The Greens' call for the Australian Government to make the negotiations of the Trans-Pacific Partnership (TTP) Agreement available to the public has been rejected by Labor and the Coalition.
TPP is an agreement between Australia, the United States, Vietnam, Malaysia, Brunei Darussalam, Chile, New Zealand and Singapore, aimed at making trade between the various nations easier. According to the Department of Foreign Affairs in a recent Budget Estimates hearing, the TPP agreement is going to be near 1000 pages long when it is completed later in the year, and will include a significant chapter relating to intellectual property rights between the signatory nations. The parties hope to finalise the text sometime later this year. After the treaty is completed, individual countries will have to sign and ratify it.
Recently released leaked drafts from the negotiations have shown that Australia is joining up with the US in taking a hard line on copyright exceptions. Although the government has insisted that Australian law will not need to be changed to accommodate signing TPP, Greens communications spokesperson Scott Ludlam warned that Australia risks signing off any potential reform of copyright that has been recommended by the Australian Law Reform Commission, as part of its current review.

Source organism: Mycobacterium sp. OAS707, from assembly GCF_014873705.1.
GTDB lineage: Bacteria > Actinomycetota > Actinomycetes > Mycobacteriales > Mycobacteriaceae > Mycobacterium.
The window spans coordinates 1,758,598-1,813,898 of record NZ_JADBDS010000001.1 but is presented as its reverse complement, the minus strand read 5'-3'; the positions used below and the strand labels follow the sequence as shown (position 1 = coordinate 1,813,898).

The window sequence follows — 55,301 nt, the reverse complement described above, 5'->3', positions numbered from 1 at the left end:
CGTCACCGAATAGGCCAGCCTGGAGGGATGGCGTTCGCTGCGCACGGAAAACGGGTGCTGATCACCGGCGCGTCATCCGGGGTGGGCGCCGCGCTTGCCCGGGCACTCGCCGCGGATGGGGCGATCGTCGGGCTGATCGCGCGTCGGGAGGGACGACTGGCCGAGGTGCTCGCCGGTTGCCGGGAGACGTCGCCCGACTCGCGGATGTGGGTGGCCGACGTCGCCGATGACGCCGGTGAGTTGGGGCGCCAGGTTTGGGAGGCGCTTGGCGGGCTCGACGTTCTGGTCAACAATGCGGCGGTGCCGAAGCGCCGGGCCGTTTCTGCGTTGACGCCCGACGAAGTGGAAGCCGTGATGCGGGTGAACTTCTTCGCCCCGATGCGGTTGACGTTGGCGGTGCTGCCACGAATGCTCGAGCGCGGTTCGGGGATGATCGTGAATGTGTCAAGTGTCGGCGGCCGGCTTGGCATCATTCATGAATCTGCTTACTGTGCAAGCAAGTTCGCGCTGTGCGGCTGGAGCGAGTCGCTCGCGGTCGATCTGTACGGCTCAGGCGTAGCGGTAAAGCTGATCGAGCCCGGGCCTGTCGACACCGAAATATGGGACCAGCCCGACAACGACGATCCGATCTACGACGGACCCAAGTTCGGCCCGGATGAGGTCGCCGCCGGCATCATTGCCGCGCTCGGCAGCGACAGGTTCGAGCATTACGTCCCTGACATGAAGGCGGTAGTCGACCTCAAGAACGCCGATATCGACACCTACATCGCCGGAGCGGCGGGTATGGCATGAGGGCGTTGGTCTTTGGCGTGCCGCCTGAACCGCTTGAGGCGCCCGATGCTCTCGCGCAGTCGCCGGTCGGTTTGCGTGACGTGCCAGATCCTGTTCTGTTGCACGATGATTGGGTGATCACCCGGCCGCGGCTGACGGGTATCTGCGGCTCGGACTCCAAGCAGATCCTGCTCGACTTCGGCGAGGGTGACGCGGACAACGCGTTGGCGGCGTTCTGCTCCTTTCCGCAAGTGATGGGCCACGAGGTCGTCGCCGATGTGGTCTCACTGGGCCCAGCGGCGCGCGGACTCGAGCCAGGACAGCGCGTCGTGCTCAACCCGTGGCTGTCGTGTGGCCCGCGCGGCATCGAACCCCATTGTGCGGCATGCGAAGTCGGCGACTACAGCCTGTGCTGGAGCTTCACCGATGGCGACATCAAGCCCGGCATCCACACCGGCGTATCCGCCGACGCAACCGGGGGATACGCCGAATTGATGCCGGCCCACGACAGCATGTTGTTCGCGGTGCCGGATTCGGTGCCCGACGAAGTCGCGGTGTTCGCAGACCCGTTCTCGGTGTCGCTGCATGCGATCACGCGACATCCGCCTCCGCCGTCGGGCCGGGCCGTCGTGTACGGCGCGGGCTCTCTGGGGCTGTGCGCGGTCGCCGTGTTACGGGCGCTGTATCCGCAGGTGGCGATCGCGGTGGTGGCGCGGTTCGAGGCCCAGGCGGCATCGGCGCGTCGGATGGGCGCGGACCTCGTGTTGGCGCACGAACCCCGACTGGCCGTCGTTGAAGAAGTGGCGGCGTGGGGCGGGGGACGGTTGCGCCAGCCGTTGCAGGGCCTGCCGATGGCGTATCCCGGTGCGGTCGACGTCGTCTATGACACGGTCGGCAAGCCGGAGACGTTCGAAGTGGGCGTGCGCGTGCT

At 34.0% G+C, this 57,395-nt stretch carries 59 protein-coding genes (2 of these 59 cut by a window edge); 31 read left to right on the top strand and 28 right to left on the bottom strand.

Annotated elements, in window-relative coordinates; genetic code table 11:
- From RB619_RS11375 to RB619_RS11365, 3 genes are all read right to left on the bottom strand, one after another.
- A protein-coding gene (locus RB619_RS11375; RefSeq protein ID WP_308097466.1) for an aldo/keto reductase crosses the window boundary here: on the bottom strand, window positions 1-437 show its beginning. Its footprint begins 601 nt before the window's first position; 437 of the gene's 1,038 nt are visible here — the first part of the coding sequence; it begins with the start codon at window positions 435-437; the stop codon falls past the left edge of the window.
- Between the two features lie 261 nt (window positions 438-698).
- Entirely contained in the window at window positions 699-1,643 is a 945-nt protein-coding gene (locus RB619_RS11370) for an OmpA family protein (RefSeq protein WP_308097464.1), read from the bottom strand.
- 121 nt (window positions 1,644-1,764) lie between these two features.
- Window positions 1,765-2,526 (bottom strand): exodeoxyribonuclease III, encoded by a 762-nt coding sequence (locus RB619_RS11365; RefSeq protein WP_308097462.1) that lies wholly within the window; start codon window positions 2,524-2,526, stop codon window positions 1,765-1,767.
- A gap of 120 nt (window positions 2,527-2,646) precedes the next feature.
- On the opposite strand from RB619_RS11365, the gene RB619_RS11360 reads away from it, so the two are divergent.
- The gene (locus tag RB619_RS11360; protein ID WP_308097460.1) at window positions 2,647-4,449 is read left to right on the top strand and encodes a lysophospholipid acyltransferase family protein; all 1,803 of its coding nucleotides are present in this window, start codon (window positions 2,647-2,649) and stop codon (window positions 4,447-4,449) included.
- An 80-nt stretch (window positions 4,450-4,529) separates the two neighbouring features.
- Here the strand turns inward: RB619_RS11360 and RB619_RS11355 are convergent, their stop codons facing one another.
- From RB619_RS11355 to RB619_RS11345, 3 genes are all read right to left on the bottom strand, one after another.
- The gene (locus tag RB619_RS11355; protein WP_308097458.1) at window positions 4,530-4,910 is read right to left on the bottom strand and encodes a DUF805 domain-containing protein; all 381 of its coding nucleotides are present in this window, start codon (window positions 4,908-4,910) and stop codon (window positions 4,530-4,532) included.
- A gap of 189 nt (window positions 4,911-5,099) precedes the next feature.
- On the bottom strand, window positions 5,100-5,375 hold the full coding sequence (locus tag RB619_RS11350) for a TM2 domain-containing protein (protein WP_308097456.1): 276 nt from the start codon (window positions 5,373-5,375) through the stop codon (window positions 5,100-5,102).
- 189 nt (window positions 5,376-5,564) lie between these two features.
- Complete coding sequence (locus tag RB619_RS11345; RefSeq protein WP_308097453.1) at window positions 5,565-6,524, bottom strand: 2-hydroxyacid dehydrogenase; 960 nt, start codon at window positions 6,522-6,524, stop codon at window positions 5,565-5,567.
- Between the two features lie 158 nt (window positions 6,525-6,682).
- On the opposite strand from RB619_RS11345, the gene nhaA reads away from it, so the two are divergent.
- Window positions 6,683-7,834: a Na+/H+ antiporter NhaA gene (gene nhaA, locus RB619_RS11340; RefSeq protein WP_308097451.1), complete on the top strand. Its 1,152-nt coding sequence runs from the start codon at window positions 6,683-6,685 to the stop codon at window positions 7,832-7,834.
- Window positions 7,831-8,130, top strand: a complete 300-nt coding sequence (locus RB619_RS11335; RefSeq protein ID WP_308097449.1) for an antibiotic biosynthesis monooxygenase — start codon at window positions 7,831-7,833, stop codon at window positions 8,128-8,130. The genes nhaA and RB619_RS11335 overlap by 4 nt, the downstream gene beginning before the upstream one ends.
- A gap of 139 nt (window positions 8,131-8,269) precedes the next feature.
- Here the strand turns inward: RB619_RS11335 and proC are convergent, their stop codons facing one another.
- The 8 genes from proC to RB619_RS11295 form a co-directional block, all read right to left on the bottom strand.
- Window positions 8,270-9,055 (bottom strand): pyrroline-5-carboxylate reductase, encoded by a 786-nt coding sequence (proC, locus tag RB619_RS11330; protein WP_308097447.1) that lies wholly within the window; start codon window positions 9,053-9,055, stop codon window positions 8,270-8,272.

A motion in the Senate, put forward by the Greens yesterday, was defeated, with the government and the Coalition voting against it together.
Greens senator Peter Whish-Wilson said that big corporations had been provided access to the draft texts of the agreement, and the public has the same right to see the documents.
"The negotiation of the Trans Pacific Partnership Agreement is being conducted in secret. While draft texts of the agreement were provided to AT&T, Verizon, Cisco, the Motion Picture Association and other industry lobbyists — advocacy organisations and other citizens are denied access," he said.
The motion also sought to change Australia's stance in the leaked drafts, to side with New Zealand on copyright exceptions.
While much of the week in parliament was devoted to the change in laws dealing with asylum seekers arriving by boat in Australia to allow off-shoring processing, the Greens also attempted to put forward a motion asking the government whether TrapWire surveillance software is used by the Australian Government. This motion was also defeated with Labor and the Coalition voting together.